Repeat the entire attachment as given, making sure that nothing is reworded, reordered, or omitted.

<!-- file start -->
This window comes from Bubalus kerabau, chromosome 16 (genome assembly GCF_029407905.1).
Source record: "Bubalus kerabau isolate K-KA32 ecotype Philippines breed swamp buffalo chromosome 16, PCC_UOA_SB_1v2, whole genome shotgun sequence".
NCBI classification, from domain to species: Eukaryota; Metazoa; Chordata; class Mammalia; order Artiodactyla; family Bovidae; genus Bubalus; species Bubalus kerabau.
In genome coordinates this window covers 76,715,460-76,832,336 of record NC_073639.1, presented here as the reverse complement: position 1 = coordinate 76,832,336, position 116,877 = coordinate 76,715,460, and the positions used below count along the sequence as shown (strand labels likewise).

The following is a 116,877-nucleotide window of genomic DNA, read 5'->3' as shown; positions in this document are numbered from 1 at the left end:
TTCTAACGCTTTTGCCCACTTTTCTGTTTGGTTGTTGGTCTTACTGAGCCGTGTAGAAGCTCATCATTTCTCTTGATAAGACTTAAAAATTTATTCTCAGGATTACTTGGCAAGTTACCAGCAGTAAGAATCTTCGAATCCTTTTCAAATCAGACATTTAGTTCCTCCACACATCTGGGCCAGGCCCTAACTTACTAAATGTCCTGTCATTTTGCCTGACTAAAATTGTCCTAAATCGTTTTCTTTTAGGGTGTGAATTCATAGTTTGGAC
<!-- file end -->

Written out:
This window comes from Bubalus kerabau, chromosome 16 (genome assembly GCF_029407905.1).
Source record: "Bubalus kerabau isolate K-KA32 ecotype Philippines breed swamp buffalo chromosome 16, PCC_UOA_SB_1v2, whole genome shotgun sequence".
NCBI classification, from domain to species: Eukaryota; Metazoa; Chordata; class Mammalia; order Artiodactyla; family Bovidae; genus Bubalus; species Bubalus kerabau.
In genome coordinates this window covers 76,715,460-76,832,336 of record NC_073639.1, presented here as the reverse complement: position 1 = coordinate 76,832,336, position 116,877 = coordinate 76,715,460, and the positions used below count along the sequence as shown (strand labels likewise).

The following is a 116,877-nucleotide window of genomic DNA, read 5'->3' as shown; positions in this document are numbered from 1 at the left end:
TTCTAACGCTTTTGCCCACTTTTCTGTTTGGTTGTTGGTCTTACTGAGCCGTGTAGAAGCTCATCATTTCTCTTGATAAGACTTAAAAATTTATTCTCAGGATTACTTGGCAAGTTACCAGCAGTAAGAATCTTCGAATCCTTTTCAAATCAGACATTTAGTTCCTCCACACATCTGGGCCAGGCCCTAACTTACTAAATGTCCTGTCATTTTGCCTGACTAAAATTGTCCTAAATCGTTTTCTTTTAGGGTGTGAATTCATAGTTTGGAC